Winona Kapuailohiamanonokalani Desha Beamer – fondly known as Aunty Nona – is Keola Beamer’s mother and a lineal descendant of Chiefess Manono. In 2000, the non-profit Hula Preservation Society, co-founded by Aunty Nona, documented what she learned from her family about Kuamo’o and her ancestor’s important role in the battle.
The Battle of Kuamo‘o was a critical turning point that led to overarching changes in Hawaiian society and political power. The Beamers and AKA strongly believe that this ‘aina – with its painful history of conflict alongside Manono’s legacy of malama ko aloha (keep your love) – should be a center for peace and reconciliation. With your help, Kuamo‘o will be a catalyst for meaningful learning and place based education integrating Native Hawaiian and indigenous cultures in modern life.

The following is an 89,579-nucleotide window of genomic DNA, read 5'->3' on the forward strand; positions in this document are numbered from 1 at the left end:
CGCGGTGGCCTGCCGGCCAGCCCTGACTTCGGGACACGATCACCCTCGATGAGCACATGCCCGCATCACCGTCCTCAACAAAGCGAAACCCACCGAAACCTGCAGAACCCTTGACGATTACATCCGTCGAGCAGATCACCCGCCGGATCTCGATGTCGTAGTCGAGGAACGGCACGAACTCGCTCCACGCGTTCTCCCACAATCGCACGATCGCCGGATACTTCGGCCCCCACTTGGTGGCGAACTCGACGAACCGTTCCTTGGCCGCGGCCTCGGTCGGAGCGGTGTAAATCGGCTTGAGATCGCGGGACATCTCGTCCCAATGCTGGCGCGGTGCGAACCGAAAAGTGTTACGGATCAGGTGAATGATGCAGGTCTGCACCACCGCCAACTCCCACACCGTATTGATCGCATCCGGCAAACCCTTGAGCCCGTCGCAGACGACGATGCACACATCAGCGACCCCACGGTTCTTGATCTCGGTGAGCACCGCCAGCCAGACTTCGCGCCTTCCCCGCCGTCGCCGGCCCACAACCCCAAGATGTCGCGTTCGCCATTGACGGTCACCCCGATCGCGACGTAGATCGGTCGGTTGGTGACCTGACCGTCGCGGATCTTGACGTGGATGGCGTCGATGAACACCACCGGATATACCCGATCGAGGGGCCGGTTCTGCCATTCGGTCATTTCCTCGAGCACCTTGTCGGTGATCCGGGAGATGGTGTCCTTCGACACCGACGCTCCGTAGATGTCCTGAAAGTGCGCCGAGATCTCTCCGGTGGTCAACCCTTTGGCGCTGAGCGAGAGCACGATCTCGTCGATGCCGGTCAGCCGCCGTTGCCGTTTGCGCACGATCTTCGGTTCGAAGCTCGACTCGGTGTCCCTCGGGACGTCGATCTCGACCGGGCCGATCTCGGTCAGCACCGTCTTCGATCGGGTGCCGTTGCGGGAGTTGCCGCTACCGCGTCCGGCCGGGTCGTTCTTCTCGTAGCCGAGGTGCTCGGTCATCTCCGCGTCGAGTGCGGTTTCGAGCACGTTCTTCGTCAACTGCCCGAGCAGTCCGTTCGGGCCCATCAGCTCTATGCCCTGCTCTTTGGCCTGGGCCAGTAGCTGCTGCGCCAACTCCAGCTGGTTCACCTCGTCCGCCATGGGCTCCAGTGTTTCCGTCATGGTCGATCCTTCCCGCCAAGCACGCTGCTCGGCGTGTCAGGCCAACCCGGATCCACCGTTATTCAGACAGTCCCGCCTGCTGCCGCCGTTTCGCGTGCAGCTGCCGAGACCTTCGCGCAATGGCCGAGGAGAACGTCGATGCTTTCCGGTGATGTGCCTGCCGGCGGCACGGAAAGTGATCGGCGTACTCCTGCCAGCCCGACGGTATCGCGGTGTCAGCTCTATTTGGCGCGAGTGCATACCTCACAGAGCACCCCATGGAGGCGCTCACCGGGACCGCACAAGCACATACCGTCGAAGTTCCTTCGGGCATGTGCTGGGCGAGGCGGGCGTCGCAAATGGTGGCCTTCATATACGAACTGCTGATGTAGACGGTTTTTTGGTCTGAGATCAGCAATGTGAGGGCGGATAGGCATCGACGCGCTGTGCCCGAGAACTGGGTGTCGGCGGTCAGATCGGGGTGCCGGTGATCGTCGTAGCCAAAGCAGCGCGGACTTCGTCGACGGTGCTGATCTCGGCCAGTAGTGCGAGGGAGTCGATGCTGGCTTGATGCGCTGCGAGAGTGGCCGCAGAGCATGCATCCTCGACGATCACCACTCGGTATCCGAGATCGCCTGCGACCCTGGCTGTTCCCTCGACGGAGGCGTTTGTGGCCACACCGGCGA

Purchased for conservation on December 31, 2015, the property is now owned by a nonprofit organization, Aloha Kuamo‘o ‘Aina, which was founded by the Beamer ‘ohana, Hawaiian cultural practitioners. Aloha Kuamo‘o ‘Aina (AKA) is a center for cultural and ecological peace, led by Keola Beamer and Dr. Kamana Beamer. AKA’s vision for the land’s future is to promote aloha ‘aina consistent with the mo‘olelo (stories) and values of Kuamo‘o. A restored Kuamo‘o landscape will link a vibrant local community with a broad international community dedicated to cultural and ecological peace and justice. AKA is a Federally Registered 501c3 Non-Profit.
The Vision and Future
Permanent protection of the Kuamo‘o Battlefield by this educational nonprofit will:
• commemorate one of the most important events in Hawaiian history
• safeguard the final resting place of Kekuaokalani, Chiefess Manono, and hundreds of other warriors
• protect significant Native Hawaiian heritage structures, such as burial mounds, heiau, shrines, house sites, and farming areas
• conserve a portion of the Ala Kahakai National Historic Trail
• interpret for new generations the causes, lessons, and significance of this tragic battle and related events
• create opportunities to teach peace, reconciliation, and Hawaiian values at a former place of war
• reconnect ‘ohana to the land and their ancestors buried at Kuamo‘o